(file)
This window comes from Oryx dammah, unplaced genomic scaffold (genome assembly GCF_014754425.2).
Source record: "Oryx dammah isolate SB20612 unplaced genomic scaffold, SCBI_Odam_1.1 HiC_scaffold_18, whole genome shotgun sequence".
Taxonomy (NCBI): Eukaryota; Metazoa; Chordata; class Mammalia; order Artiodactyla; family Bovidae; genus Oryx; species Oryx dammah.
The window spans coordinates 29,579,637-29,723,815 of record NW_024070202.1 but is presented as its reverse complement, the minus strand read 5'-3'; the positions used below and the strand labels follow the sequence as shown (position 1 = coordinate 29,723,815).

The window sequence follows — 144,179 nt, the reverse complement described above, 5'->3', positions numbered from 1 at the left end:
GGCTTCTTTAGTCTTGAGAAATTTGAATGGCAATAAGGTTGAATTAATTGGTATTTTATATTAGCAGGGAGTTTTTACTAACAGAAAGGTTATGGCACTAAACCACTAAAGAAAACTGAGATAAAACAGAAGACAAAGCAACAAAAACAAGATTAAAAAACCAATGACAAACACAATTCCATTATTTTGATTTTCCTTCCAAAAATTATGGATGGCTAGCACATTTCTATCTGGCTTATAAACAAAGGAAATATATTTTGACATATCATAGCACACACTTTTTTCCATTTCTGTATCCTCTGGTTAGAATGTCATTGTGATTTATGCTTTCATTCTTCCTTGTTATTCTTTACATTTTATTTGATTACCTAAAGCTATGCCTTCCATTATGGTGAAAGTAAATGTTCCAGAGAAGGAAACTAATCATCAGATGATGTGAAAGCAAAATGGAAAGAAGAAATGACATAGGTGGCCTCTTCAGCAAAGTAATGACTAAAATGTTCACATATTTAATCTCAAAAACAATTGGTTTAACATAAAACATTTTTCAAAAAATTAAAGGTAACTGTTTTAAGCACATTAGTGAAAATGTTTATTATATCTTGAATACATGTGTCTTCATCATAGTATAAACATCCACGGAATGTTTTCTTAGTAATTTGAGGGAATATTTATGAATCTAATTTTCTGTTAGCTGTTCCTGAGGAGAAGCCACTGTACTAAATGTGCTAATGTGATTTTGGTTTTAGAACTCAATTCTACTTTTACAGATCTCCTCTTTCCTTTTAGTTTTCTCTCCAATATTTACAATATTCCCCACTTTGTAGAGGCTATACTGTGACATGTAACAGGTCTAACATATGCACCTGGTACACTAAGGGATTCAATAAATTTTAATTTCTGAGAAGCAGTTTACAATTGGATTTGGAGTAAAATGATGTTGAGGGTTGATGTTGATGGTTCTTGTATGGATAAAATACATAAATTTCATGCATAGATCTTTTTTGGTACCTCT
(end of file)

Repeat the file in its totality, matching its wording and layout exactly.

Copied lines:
This window comes from Oryx dammah, unplaced genomic scaffold (genome assembly GCF_014754425.2).
Source record: "Oryx dammah isolate SB20612 unplaced genomic scaffold, SCBI_Odam_1.1 HiC_scaffold_18, whole genome shotgun sequence".
Taxonomy (NCBI): Eukaryota; Metazoa; Chordata; class Mammalia; order Artiodactyla; family Bovidae; genus Oryx; species Oryx dammah.
The window spans coordinates 29,579,637-29,723,815 of record NW_024070202.1 but is presented as its reverse complement, the minus strand read 5'-3'; the positions used below and the strand labels follow the sequence as shown (position 1 = coordinate 29,723,815).

The window sequence follows — 144,179 nt, the reverse complement described above, 5'->3', positions numbered from 1 at the left end:
GGCTTCTTTAGTCTTGAGAAATTTGAATGGCAATAAGGTTGAATTAATTGGTATTTTATATTAGCAGGGAGTTTTTACTAACAGAAAGGTTATGGCACTAAACCACTAAAGAAAACTGAGATAAAACAGAAGACAAAGCAACAAAAACAAGATTAAAAAACCAATGACAAACACAATTCCATTATTTTGATTTTCCTTCCAAAAATTATGGATGGCTAGCACATTTCTATCTGGCTTATAAACAAAGGAAATATATTTTGACATATCATAGCACACACTTTTTTCCATTTCTGTATCCTCTGGTTAGAATGTCATTGTGATTTATGCTTTCATTCTTCCTTGTTATTCTTTACATTTTATTTGATTACCTAAAGCTATGCCTTCCATTATGGTGAAAGTAAATGTTCCAGAGAAGGAAACTAATCATCAGATGATGTGAAAGCAAAATGGAAAGAAGAAATGACATAGGTGGCCTCTTCAGCAAAGTAATGACTAAAATGTTCACATATTTAATCTCAAAAACAATTGGTTTAACATAAAACATTTTTCAAAAAATTAAAGGTAACTGTTTTAAGCACATTAGTGAAAATGTTTATTATATCTTGAATACATGTGTCTTCATCATAGTATAAACATCCACGGAATGTTTTCTTAGTAATTTGAGGGAATATTTATGAATCTAATTTTCTGTTAGCTGTTCCTGAGGAGAAGCCACTGTACTAAATGTGCTAATGTGATTTTGGTTTTAGAACTCAATTCTACTTTTACAGATCTCCTCTTTCCTTTTAGTTTTCTCTCCAATATTTACAATATTCCCCACTTTGTAGAGGCTATACTGTGACATGTAACAGGTCTAACATATGCACCTGGTACACTAAGGGATTCAATAAATTTTAATTTCTGAGAAGCAGTTTACAATTGGATTTGGAGTAAAATGATGTTGAGGGTTGATGTTGATGGTTCTTGTATGGATAAAATACATAAATTTCATGCATAGATCTTTTTTGGTACCTCT